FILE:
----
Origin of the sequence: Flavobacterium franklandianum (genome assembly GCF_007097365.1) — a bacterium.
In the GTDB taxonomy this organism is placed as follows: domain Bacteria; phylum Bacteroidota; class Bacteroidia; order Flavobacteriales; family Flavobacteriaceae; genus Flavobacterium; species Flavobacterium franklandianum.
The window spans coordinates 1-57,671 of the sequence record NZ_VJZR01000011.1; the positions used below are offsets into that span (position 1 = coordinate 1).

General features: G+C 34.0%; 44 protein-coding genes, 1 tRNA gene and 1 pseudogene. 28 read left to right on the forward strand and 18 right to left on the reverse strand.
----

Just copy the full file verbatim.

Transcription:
Origin of the sequence: Flavobacterium franklandianum (genome assembly GCF_007097365.1) — a bacterium.
In the GTDB taxonomy this organism is placed as follows: domain Bacteria; phylum Bacteroidota; class Bacteroidia; order Flavobacteriales; family Flavobacteriaceae; genus Flavobacterium; species Flavobacterium franklandianum.
The window spans coordinates 1-57,671 of the sequence record NZ_VJZR01000011.1; the positions used below are offsets into that span (position 1 = coordinate 1).

General features: G+C 34.0%; 44 protein-coding genes, 1 tRNA gene and 1 pseudogene. 28 read left to right on the forward strand and 18 right to left on the reverse strand.